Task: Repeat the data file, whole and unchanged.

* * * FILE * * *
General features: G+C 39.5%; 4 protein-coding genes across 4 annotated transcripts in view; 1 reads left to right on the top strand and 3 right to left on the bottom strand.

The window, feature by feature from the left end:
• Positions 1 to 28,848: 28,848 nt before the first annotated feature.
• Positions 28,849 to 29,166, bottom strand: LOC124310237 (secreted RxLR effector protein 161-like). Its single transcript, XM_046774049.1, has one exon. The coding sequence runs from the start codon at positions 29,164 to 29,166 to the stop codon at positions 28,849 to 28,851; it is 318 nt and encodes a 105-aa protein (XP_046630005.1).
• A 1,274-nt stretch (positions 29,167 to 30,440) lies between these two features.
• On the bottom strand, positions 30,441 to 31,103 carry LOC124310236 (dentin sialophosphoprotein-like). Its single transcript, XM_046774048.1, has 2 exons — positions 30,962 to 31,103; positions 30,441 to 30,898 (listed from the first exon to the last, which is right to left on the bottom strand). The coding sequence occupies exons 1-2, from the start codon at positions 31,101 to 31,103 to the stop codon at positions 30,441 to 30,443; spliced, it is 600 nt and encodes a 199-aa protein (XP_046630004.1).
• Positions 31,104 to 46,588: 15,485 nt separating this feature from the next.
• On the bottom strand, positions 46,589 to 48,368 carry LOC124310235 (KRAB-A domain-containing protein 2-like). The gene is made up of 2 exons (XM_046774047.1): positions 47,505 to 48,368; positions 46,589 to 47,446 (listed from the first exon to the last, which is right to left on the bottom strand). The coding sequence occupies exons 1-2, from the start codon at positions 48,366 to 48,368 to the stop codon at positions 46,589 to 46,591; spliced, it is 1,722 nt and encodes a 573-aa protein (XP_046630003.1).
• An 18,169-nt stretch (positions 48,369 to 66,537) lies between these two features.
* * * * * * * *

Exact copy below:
General features: G+C 39.5%; 4 protein-coding genes across 4 annotated transcripts in view; 1 reads left to right on the top strand and 3 right to left on the bottom strand.

The window, feature by feature from the left end:
• Positions 1 to 28,848: 28,848 nt before the first annotated feature.
• Positions 28,849 to 29,166, bottom strand: LOC124310237 (secreted RxLR effector protein 161-like). Its single transcript, XM_046774049.1, has one exon. The coding sequence runs from the start codon at positions 29,164 to 29,166 to the stop codon at positions 28,849 to 28,851; it is 318 nt and encodes a 105-aa protein (XP_046630005.1).
• A 1,274-nt stretch (positions 29,167 to 30,440) lies between these two features.
• On the bottom strand, positions 30,441 to 31,103 carry LOC124310236 (dentin sialophosphoprotein-like). Its single transcript, XM_046774048.1, has 2 exons — positions 30,962 to 31,103; positions 30,441 to 30,898 (listed from the first exon to the last, which is right to left on the bottom strand). The coding sequence occupies exons 1-2, from the start codon at positions 31,101 to 31,103 to the stop codon at positions 30,441 to 30,443; spliced, it is 600 nt and encodes a 199-aa protein (XP_046630004.1).
• Positions 31,104 to 46,588: 15,485 nt separating this feature from the next.
• On the bottom strand, positions 46,589 to 48,368 carry LOC124310235 (KRAB-A domain-containing protein 2-like). The gene is made up of 2 exons (XM_046774047.1): positions 47,505 to 48,368; positions 46,589 to 47,446 (listed from the first exon to the last, which is right to left on the bottom strand). The coding sequence occupies exons 1-2, from the start codon at positions 48,366 to 48,368 to the stop codon at positions 46,589 to 46,591; spliced, it is 1,722 nt and encodes a 573-aa protein (XP_046630003.1).
• An 18,169-nt stretch (positions 48,369 to 66,537) lies between these two features.